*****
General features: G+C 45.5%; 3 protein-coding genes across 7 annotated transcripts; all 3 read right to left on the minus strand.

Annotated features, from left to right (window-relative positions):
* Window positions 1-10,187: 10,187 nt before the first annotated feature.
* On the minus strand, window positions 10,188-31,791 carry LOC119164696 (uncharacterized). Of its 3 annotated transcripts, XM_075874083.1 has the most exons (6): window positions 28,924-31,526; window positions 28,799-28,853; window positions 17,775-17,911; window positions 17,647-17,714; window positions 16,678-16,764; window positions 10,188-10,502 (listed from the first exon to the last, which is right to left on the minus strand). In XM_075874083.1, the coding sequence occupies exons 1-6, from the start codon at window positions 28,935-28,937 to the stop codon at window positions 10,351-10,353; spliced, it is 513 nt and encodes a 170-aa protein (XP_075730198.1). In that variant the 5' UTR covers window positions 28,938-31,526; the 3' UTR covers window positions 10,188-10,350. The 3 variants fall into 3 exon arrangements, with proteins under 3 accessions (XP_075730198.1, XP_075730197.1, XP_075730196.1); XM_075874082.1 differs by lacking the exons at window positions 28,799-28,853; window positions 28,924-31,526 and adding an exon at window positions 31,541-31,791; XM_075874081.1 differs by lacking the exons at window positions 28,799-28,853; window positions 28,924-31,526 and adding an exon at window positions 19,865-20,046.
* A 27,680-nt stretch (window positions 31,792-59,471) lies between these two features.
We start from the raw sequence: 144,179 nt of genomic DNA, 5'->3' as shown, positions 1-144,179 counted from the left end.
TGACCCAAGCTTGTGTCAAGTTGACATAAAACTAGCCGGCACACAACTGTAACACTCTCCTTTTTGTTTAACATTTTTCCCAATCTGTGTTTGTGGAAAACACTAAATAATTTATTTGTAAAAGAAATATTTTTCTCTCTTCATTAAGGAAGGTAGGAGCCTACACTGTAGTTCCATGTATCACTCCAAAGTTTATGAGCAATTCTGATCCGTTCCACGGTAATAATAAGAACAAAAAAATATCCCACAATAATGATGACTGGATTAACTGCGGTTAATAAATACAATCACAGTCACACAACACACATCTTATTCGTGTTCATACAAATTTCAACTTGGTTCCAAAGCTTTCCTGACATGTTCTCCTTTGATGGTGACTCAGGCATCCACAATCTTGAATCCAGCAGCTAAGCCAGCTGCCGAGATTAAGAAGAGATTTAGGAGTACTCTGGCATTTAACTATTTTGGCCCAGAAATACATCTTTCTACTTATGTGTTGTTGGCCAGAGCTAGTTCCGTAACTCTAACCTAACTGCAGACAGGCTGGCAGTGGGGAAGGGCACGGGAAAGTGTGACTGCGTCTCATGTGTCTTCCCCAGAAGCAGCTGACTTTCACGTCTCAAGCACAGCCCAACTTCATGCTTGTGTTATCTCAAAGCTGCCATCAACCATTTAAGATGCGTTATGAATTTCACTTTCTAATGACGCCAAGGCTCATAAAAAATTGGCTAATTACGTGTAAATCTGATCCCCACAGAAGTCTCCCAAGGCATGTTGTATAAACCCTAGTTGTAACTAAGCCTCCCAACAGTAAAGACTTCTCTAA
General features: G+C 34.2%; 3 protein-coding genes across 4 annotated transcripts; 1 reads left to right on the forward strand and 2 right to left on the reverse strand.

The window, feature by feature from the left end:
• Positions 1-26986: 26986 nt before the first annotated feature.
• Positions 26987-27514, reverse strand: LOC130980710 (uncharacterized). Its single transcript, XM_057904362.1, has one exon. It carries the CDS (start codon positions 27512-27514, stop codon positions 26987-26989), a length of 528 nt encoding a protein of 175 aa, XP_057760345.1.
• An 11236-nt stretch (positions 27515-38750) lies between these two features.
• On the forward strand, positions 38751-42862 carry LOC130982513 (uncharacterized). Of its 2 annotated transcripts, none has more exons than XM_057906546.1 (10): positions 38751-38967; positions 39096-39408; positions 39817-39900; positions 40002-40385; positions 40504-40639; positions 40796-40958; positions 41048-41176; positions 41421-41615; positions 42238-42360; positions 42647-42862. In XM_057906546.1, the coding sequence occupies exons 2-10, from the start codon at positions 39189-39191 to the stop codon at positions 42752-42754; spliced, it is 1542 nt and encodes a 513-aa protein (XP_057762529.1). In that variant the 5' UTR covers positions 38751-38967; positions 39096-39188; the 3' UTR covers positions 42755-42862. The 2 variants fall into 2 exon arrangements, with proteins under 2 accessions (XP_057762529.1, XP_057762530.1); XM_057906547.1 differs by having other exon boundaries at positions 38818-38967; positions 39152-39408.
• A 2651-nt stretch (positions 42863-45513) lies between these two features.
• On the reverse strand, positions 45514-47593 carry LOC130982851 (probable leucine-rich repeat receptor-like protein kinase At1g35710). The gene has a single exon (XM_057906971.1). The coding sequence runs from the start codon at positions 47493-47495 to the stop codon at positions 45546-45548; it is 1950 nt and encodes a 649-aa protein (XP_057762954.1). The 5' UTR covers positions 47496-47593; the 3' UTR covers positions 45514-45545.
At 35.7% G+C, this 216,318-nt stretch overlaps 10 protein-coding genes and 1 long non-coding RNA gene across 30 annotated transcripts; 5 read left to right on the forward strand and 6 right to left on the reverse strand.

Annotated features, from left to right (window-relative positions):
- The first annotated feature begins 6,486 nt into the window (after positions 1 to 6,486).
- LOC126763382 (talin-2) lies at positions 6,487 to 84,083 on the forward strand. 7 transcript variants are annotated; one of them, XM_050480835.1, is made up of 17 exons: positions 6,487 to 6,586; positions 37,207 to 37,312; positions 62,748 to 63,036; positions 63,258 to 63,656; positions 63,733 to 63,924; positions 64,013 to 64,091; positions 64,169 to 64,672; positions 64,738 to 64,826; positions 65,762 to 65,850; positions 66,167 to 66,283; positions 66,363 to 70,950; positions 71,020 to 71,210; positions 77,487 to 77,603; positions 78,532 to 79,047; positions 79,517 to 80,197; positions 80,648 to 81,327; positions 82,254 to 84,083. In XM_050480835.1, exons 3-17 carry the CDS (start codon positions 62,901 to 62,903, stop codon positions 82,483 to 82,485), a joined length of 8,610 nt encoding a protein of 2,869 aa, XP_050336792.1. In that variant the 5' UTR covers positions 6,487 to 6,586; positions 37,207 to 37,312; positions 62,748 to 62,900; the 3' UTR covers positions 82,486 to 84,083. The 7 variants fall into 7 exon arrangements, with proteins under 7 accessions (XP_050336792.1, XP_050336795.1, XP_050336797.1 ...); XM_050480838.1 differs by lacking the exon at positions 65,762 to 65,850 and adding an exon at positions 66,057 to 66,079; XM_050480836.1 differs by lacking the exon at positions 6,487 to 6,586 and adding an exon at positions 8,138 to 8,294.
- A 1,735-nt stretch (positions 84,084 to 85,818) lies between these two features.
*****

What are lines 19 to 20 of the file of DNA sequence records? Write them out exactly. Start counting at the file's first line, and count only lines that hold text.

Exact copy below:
- LOC126763382 (talin-2) lies at positions 6,487 to 84,083 on the forward strand. 7 transcript variants are annotated; one of them, XM_050480835.1, is made up of 17 exons: positions 6,487 to 6,586; positions 37,207 to 37,312; positions 62,748 to 63,036; positions 63,258 to 63,656; positions 63,733 to 63,924; positions 64,013 to 64,091; positions 64,169 to 64,672; positions 64,738 to 64,826; positions 65,762 to 65,850; positions 66,167 to 66,283; positions 66,363 to 70,950; positions 71,020 to 71,210; positions 77,487 to 77,603; positions 78,532 to 79,047; positions 79,517 to 80,197; positions 80,648 to 81,327; positions 82,254 to 84,083. In XM_050480835.1, exons 3-17 carry the CDS (start codon positions 62,901 to 62,903, stop codon positions 82,483 to 82,485), a joined length of 8,610 nt encoding a protein of 2,869 aa, XP_050336792.1. In that variant the 5' UTR covers positions 6,487 to 6,586; positions 37,207 to 37,312; positions 62,748 to 62,900; the 3' UTR covers positions 82,486 to 84,083. The 7 variants fall into 7 exon arrangements, with proteins under 7 accessions (XP_050336792.1, XP_050336795.1, XP_050336797.1 ...); XM_050480838.1 differs by lacking the exon at positions 65,762 to 65,850 and adding an exon at positions 66,057 to 66,079; XM_050480836.1 differs by lacking the exon at positions 6,487 to 6,586 and adding an exon at positions 8,138 to 8,294.
- A 1,735-nt stretch (positions 84,084 to 85,818) lies between these two features.